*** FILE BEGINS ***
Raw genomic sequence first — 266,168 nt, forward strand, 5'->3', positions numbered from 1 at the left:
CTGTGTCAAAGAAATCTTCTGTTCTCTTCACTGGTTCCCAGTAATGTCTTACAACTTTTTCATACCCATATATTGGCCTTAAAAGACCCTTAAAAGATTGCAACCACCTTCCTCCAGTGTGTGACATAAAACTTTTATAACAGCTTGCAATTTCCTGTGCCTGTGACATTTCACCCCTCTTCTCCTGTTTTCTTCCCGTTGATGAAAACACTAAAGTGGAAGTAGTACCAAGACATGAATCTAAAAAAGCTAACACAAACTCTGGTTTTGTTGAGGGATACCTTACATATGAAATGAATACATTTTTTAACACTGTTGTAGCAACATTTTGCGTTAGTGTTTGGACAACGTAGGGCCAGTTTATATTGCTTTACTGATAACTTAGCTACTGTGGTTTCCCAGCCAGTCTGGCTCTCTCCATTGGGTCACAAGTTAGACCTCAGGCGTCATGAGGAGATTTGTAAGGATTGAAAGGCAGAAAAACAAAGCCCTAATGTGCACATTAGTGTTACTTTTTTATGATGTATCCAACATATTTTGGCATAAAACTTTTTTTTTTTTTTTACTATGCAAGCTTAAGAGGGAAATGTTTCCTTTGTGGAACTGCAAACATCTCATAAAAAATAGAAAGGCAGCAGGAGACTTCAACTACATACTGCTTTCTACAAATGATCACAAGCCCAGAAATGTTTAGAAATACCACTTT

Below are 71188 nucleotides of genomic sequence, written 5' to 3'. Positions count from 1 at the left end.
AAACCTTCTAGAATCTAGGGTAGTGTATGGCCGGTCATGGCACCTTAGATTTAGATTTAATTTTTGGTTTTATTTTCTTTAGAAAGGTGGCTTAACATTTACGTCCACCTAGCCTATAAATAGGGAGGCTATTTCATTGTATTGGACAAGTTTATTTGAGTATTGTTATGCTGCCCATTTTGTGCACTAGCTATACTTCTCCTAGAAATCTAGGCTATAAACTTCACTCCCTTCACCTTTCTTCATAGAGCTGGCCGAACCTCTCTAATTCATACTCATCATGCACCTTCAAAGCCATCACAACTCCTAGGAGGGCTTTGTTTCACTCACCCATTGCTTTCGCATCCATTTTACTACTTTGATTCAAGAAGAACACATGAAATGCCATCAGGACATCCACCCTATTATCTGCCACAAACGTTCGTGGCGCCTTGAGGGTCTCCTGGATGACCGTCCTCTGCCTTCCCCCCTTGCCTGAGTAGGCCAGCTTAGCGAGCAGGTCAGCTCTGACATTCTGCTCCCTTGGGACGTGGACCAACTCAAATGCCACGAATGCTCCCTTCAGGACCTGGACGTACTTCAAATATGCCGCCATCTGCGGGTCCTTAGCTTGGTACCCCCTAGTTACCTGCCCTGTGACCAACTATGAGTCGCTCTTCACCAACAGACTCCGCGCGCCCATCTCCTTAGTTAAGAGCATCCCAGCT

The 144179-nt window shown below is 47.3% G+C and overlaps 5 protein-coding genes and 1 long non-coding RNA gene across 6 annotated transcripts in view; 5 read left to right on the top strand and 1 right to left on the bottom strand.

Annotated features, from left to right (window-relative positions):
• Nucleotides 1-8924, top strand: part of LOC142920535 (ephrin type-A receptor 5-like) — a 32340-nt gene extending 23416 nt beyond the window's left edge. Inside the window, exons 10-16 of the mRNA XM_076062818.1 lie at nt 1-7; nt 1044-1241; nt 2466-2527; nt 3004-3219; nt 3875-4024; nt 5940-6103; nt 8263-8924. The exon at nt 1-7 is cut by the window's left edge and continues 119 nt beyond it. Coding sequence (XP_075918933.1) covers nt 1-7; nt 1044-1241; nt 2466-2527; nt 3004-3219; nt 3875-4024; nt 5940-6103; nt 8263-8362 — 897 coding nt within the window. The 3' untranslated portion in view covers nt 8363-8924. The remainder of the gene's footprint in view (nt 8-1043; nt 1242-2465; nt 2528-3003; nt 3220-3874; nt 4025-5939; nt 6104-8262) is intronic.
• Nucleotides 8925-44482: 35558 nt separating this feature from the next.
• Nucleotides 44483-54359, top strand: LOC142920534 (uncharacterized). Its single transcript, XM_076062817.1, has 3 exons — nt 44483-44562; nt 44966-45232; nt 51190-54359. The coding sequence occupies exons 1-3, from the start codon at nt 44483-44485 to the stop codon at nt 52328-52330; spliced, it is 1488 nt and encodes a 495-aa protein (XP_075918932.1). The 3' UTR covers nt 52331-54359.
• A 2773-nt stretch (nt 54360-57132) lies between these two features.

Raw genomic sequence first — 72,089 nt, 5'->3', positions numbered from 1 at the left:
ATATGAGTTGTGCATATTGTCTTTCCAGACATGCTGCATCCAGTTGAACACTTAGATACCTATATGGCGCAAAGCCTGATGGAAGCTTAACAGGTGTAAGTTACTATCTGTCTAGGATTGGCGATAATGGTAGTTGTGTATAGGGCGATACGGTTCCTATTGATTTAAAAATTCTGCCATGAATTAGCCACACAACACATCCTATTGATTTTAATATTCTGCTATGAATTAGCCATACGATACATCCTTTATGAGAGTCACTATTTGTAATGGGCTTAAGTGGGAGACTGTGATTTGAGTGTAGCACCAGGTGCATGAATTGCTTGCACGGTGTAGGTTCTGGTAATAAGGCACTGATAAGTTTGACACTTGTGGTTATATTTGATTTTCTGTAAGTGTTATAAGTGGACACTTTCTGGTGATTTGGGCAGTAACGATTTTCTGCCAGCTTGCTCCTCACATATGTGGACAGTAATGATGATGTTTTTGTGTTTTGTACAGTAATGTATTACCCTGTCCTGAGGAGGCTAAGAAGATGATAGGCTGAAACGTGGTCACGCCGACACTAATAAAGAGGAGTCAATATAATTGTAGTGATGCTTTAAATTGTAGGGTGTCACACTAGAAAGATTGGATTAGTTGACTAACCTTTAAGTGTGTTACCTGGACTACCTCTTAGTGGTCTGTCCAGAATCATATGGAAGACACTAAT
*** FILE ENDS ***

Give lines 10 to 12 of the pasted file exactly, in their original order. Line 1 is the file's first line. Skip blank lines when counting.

• A 2773-nt stretch (nt 54360-57132) lies between these two features.

Raw genomic sequence first — 72,089 nt, 5'->3', positions numbered from 1 at the left:
ATATGAGTTGTGCATATTGTCTTTCCAGACATGCTGCATCCAGTTGAACACTTAGATACCTATATGGCGCAAAGCCTGATGGAAGCTTAACAGGTGTAAGTTACTATCTGTCTAGGATTGGCGATAATGGTAGTTGTGTATAGGGCGATACGGTTCCTATTGATTTAAAAATTCTGCCATGAATTAGCCACACAACACATCCTATTGATTTTAATATTCTGCTATGAATTAGCCATACGATACATCCTTTATGAGAGTCACTATTTGTAATGGGCTTAAGTGGGAGACTGTGATTTGAGTGTAGCACCAGGTGCATGAATTGCTTGCACGGTGTAGGTTCTGGTAATAAGGCACTGATAAGTTTGACACTTGTGGTTATATTTGATTTTCTGTAAGTGTTATAAGTGGACACTTTCTGGTGATTTGGGCAGTAACGATTTTCTGCCAGCTTGCTCCTCACATATGTGGACAGTAATGATGATGTTTTTGTGTTTTGTACAGTAATGTATTACCCTGTCCTGAGGAGGCTAAGAAGATGATAGGCTGAAACGTGGTCACGCCGACACTAATAAAGAGGAGTCAATATAATTGTAGTGATGCTTTAAATTGTAGGGTGTCACACTAGAAAGATTGGATTAGTTGACTAACCTTTAAGTGTGTTACCTGGACTACCTCTTAGTGGTCTGTCCAGAATCATATGGAAGACACTAAT